This was so much fun to make.  After auditioning several sky fabrics, a painted blue fabric I made a couple of years ago, worked the best behind the navy painted Fine Fuse.  A big silver star was place in the center, then some smaller silver metallic stars were scattered across the card.   I wanted this to really shine so added some silver rhinestones also to create a lovely night sky.

The snow was made out of cotton quilt batting and stitched in place with nylon thread.    I folded a 1/4″ seam around the edges, then folded that over again with some cardstock for a backing.  The fabric was kept it in place by using paper clips, and nylon thread was used in the bobbin case and needle for a nearly invisible sewing line. 

It wasn’t quite right though.  The snow was too flat.  It took a couple of days before I got a light bulb moment.  Jones Tones White Iris paint to the rescue.  It has lots of glitter in it and I applied it with a Q-tip – dabbing a bit here, a bit there.  Now both the snow and the sky sparkle.  Perfect!!!


Northeast Quilts Unlimited Show

October 23, 2008

I haven’t blogged much lately, but I do have some big news to share with everyone.   One of my art quilts is currently at the Arts Center in Old Forge, NY. I’m so psyched.  This is the second show for 2008, and I never thought my fiber art would go in this direction.

Yes, “Cellular One – Hamster”  is included in the member’s exhibition of the Rochester Area Fiber Artists.  There is also an exhibit from Studio Art Quilts Associates, and the Mohawk Valley Embroiderer’s Guild of America.  To top it all off, there is a you tube video at: 

so those of you who can’t travel to the exhibit, can see some of the highlights.

The show is open from October 11 – November 9, 2008 and you can also read about it at  Highlight the exhibition tag, then select the link to the Northeast Quilts Unlimited.


Sunrise Sewing Session

August 21, 2008

Not much sewing has been going on lately.  Our garden is in full production mode and I’ve been spending a lot of time in the kitchen blanching and freezing veggies, and making my very own specialty – cherry tomato and zucchini marinara.  It might sound weird, but it’s the best recipe I ever made up in my life. 

All my basil is dried and stored away, and before the sweet red peppers are ready to be roasted and peeled, and a few pan fulls baked with meat and rice stuffing, I got in a bit of sewing this morning.  Now everybody who knows me, knows I am not a morning person.  Heck, I never make an appointment before 1pm – if possible.  But, I was experiencing some heavy duty sewing machine withdrawal and found myself selecting fabrics at 6 am to make a couple of blocks based on the recent AQS article Double Fun by Linda Hungerford.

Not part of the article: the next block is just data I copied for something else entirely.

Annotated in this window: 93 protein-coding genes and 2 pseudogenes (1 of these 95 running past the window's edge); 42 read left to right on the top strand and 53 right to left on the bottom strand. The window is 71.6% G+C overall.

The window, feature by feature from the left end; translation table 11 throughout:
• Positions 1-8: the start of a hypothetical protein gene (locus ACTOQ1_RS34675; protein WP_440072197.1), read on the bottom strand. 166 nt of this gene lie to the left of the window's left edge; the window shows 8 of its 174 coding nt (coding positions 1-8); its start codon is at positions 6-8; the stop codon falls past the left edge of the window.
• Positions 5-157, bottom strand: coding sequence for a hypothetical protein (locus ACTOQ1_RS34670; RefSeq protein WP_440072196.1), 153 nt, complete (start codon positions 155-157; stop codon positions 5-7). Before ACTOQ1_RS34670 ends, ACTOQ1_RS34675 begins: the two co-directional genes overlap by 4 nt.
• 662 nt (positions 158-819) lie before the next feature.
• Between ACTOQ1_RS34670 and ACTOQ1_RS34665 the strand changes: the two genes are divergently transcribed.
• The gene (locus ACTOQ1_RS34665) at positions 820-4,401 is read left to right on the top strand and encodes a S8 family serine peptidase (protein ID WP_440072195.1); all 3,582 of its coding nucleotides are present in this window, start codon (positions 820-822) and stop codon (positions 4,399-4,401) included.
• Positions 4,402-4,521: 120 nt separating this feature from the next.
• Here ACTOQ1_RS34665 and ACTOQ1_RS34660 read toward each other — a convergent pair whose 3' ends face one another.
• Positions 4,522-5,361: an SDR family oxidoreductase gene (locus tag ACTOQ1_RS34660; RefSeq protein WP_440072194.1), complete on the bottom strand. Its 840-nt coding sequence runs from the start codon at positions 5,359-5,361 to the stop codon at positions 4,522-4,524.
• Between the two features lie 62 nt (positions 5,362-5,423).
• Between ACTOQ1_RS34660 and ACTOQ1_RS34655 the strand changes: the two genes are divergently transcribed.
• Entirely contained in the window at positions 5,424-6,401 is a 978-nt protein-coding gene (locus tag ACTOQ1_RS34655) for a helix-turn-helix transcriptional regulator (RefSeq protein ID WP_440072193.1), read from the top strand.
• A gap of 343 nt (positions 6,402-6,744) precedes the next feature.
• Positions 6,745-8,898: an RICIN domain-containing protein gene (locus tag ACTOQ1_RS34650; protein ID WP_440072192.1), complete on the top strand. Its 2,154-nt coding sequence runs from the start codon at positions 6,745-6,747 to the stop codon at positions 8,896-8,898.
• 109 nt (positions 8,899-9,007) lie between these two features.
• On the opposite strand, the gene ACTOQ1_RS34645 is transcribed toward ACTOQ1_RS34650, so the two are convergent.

It’s a fun technique, and I pretty much well followed the instructions – step by step.  I do think the fabric strips should be cut 13″ long though.  I also didn’t cut away the fabric behind the circle on one of the pieces.  The reason?  I did cut it away from the first circle and when I cut through the circle for the first curve, then sewed the strips together, the fabric puckered a bit.  Everything is on the bias, and I liked having the background fabric behind the circle to stabilize the circle piece.  It does make for heavier seams to sew through, but my sewing machine sewed through them just fine.

Overall, I’m pleased with the concept, but don’t like the grey/black striped fabric.  That’s what I get for selecting fabric before the sun comes up.  The red didn’t photograph well, but trust me, it’s really red – not orangey red either. 

Since I wasn’t crazy about the striped fabric, I played around with it in my paint program and came up with something that I like a lot better.  Here’s a photo of the original with the digital.  It’s a subtle change, but I like it much better than the stripe.

Linda gives instructions for making transition blocks so you can piece a quilt, but I’m not going to make them.  Instead, I’ll use these two blocks for machine quilting practice pieces.  I’ll probably paint over the grey striped fabric I don’t like, or put something sheer over it, maybe even applique another fabric over the top.  I haven’t decided yet, but it felt very good to hear my sewing machine humming along, the iron pinging as it kept itself hot, and watch the sun rise – a rare sight for this night owl.